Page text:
Thank You. Two insignificant words can be the most powerful anyone can hear.
This summer, Wisper Internet has sponsored two Honor Flights of military veterans to Washington D.C. to tour memorials to American conflicts, different branches of the armed forces, and other monuments to the founders and defenders of our nation.
Last weekend a group of 24 Vietnam veterans and one 91-year-old Korean War veteran from Franklin and surrounding Missouri counties took their Honor Flight to the nation’s capital.
Fifty years after their discharges from the Army, Navy, Air Force, and Marine Corps, these vets finally received the thank you many of them said they never received when they came home after their tours overseas.
As Wisper’s Public Relations and Advocacy Specialist, I was unbelievably lucky to accompany a veteran on this flight and serve as his “guardian” for the whirlwind 36 hours in Washington D.C.
We arrived at Lambert Airport at 5:30 a.m. Saturday morning and after a greeting from USO volunteers we made our way through security to our terminal for breakfast. We were on the plane and in the air around 8:30.
We exited our plane at Reagan National Airport to cheering travelers in the terminal and a high school band, football team, and cheerleaders lining the hallway from the terminal to the front doors before boarding our charter bus to lunch. At this early point in the trip, the vets and guardians were already forming friendships and the vets were exchanging stories from their experiences in Vietnam, which ranged from being a payroll clerk to flying nukes in a B-52 bomber.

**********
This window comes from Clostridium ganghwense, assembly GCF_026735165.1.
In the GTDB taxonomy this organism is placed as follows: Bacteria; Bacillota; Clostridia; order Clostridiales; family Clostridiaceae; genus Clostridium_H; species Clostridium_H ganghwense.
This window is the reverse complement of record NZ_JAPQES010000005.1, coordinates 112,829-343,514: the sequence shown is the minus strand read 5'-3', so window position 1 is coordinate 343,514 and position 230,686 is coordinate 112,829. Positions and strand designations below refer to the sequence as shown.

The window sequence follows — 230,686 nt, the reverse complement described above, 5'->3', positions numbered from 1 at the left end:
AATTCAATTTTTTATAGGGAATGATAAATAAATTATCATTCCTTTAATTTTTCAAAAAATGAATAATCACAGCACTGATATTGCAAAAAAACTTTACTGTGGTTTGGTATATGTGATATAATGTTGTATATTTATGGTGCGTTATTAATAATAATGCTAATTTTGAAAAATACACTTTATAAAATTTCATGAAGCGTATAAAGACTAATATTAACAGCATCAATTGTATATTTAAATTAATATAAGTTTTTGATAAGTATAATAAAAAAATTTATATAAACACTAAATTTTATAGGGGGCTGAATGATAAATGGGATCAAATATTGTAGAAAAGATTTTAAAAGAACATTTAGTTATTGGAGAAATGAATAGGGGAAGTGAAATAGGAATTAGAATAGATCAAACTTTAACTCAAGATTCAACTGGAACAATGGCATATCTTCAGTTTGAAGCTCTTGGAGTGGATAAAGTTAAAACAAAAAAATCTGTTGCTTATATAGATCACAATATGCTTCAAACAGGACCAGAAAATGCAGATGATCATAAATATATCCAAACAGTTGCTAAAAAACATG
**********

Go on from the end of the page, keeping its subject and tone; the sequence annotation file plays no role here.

While at lunch, I got the first indication that this trip was going to be incredibly special for the vets and the guardians as well. I quickly discovered the vets were eager to share their stories, which in many cases had never had anyone ask to hear them. Even more powerful was hearing the vets talk to each other and connect on their shared experiences both good and bad.
After lunch, our group of about 55 people headed to the Smithsonian Air and Space Museum in Chantilly, Virginia. A couple of hours were spent here giving the vets a chance to see aircraft they had flown in while in the service. This was also a fantastic opportunity for guardians to have a chance to get to know our new friends as well.
My vet was Rodney Norman, who served in Vietnam as a payroll clerk on a forward base. He lives in South St. Louis County and is retired after operating a residential garage door business for many years.
We departed the museum and headed to the Air Force Memorial for dinner and a wonderful view of the Pentagon. After some time at the memorial, our next destination was the Franklin Delano Roosevelt Memorial and a quick view of the Dr. Martin Luther King Memorial. The highlight of the evening was our visit to the National Mall to view the nightly illuminations of the World War 2, Vietnam and Korean War, and Lincoln memorials.
Finally, the hotel and bed at 10 p.m. for a few hours of rest before a packed Sunday, starting with breakfast at 6:30 a.m.
Day two began with a visit to and up into the Washington Monument. At this point in the trip the vets and the guardians were forming friendships and a comfort level with each other, and the times spent in lines and on the bus became filled with laughter, jokes, and some ribbing of the Marine vets by the other branches.
Having focused on the Korean War Memorial the previous night, Rodney and I took this opportunity to visit the very somber Vietnam Memorial Wall. While there we located the name of a childhood friend of his who was killed in action which was engraved in its enduring place of honor.